Chapter 36: No Rules in This Game

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Chapter 36: No Rules in This Game

Annahotaha saw his nephew, La Mouche, run at the wall. The chief moved to him and grabbed at his legs, but La Mouche was at the top and with a kick to Annahotaha's chest he simultaneously pushed the chief over backward and fell to the ground outside the barricade. Once he hit the ground, La Mouche began running fast for the Iroquois compound, urged on by the hoots and exhortations of the Iroquois. Furious, Annahotaha regained his feet and sprang to a loophole. He moved his musket into place and fired.

La Mouche's body arched like a bow. His hands coiled to the pain in his spine and his head and feet almost met at the small of his back. The pain was everywhere, in his back, neck, arms, legs, brain. The shot had hit his spinal column and when he fell he did not move. He had spun around so that he could see the Iroquois palisade gate thirty feet away. But he couldn't reach it and no one left the palisade to help him. La Mouche had time to reflect on his choice before he died.

Annahotaha, breathing heavily, watched La Mouche fall, and he cursed his nephew's cowardice.

The French were firing at the escaping Hurons. Some Iroquois, as they saw the defectors climb over the walls of the barricade, ran out of their palisade and rushed towards the escaping Hurons.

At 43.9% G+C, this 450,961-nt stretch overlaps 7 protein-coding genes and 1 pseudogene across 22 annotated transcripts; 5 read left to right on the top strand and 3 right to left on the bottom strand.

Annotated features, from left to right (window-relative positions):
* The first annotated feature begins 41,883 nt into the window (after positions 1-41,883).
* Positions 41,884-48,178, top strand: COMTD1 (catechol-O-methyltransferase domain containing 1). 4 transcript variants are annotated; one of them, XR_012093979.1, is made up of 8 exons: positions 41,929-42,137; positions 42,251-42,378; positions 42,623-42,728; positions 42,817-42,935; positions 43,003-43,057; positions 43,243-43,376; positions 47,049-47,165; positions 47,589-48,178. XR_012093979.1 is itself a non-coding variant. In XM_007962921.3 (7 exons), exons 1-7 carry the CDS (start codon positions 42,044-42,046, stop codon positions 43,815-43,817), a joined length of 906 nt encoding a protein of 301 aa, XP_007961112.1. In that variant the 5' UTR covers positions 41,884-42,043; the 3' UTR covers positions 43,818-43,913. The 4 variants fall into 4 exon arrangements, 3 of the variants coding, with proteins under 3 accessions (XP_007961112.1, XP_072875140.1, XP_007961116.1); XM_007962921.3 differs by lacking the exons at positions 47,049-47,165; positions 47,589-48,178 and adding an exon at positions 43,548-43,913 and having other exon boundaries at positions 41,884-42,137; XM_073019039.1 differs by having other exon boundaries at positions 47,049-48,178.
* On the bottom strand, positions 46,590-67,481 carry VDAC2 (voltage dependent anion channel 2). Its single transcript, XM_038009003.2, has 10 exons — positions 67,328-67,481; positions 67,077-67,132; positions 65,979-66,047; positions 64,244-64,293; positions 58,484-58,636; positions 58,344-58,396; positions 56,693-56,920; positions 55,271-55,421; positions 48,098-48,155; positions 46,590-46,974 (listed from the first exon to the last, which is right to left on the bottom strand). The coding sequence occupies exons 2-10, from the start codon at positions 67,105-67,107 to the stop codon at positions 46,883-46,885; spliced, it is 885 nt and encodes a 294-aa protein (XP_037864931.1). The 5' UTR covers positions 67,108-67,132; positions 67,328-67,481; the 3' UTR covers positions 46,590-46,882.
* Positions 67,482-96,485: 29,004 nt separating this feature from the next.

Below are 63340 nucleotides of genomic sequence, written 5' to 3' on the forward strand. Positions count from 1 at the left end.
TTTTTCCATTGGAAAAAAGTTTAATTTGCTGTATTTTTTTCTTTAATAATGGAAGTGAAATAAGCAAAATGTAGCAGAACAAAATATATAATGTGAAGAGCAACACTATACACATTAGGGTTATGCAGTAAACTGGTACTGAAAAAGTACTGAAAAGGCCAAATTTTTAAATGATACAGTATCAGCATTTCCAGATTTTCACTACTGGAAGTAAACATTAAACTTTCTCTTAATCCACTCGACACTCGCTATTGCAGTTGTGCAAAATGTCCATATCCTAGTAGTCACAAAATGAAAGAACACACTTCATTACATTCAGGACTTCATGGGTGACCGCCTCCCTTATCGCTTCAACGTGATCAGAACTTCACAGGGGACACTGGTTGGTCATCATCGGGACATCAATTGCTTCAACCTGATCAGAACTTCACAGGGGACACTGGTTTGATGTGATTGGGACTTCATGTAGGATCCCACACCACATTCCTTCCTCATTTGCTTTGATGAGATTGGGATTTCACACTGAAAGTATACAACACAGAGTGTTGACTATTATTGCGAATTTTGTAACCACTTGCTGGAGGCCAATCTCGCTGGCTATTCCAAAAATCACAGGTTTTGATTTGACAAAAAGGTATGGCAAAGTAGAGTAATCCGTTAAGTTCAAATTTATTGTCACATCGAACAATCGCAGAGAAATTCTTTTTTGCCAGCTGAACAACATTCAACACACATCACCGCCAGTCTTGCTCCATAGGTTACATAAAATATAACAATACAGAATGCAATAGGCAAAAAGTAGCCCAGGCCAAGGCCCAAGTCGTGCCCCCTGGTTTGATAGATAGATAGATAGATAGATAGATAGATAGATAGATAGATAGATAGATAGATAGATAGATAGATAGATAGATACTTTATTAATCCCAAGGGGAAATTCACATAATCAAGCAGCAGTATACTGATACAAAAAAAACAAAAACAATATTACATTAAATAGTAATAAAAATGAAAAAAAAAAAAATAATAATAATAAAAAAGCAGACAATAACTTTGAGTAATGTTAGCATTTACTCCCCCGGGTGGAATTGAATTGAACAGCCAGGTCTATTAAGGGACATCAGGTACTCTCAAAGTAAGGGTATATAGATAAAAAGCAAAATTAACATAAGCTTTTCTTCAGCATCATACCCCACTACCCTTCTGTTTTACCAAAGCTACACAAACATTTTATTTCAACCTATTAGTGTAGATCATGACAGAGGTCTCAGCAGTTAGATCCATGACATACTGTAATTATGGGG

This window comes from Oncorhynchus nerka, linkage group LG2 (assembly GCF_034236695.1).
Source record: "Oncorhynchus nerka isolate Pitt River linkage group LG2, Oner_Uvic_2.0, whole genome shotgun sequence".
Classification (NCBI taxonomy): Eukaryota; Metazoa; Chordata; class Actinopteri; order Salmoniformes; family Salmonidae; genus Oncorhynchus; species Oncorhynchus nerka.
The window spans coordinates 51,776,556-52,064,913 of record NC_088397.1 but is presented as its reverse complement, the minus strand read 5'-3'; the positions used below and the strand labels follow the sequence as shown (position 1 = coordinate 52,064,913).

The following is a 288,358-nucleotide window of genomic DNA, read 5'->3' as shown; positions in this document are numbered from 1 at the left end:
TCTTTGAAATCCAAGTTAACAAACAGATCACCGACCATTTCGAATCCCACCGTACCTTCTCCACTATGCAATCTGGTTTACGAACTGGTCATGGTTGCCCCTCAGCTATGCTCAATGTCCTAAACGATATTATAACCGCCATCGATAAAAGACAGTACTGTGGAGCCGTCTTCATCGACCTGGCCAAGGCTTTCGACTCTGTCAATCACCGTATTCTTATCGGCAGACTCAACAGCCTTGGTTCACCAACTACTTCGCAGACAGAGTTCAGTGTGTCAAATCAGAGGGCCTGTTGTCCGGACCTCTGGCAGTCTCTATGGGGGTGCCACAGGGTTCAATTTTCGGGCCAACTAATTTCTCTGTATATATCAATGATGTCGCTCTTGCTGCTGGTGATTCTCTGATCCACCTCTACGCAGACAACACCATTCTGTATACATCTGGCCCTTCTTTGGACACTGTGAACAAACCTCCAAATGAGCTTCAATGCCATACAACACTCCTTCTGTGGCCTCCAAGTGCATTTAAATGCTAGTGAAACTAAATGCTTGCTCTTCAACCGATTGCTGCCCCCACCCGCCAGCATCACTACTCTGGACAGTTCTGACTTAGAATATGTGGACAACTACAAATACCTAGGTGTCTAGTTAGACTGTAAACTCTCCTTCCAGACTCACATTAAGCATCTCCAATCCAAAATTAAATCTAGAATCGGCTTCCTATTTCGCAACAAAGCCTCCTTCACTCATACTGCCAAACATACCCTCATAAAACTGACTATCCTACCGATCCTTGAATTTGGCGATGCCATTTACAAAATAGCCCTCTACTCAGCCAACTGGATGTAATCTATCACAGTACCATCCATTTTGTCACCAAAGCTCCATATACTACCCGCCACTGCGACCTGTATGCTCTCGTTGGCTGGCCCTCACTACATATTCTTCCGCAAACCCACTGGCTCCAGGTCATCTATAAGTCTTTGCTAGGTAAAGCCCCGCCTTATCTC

The Iroquois, thinking this might be a complete capitulation, were yelling and waving and running and firing their muskets. The French, trying to shoot the defecting Hurons, saw the onrushing Iroquois and began shooting at them as well.

Annahotaha tried to prevent it.

"Let them go -- do not shoot!"

It was too late. In the confusion, the French killed many Iroquois as well as eight fleeing Hurons.

"Ah, comrades, you have spoiled everything," said Annahotaha. "Now that you have embittered them they will charge upon us in such a rage that we are without doubt lost."

Annahotaha was right about the Iroquois. In breaking the peace before the Iroquois had answered the French had made a grave error.

Pilote turned on Annahotaha:

"What do you mean we've ruined everything? Your Hurons defect, and we're supposed to stand here and take it? They're cowards!

"The Iroquois tried to parley with us a few days ago and when some were coming to talk others were attacking us from the side. We haven't done anything they didn't do, and we had provocation!" shouted Pilote.

Annahotaha looked at Pilote sadly.

"Do you think that matters to the Iroquois? Do you think this is a game with rules?"

In the Iroquois palisade, when the French began shooting first at the escaping Hurons and then at the Iroquois, the two Hurons, and the adopted Oneida emissaries were giving the gifts to the Iroquois chiefs. Annenraes slapped the presents aside.

"Do you give us gifts with your hands while you kill us with your guns? There will be no more talk. Kill them!"

Suddenly, tomahawks and knives closed off the light in the eyes of the messengers.

Other Iroquois were cheering the defecting Hurons on and welcoming them into their palisade. Twenty-four Hurons had gone over the walls. Eight, including La Mouche, lay dead on the ground between the two primitive forts. The other sixteen were told to sit down, and guards hovered over them in a corner of the Iroquois camp. Then the Iroquois turned their attention to the enemy fort. Stung by the breaking of the truce, the Iroquois raced out of their compound and ran screaming at the barricade.

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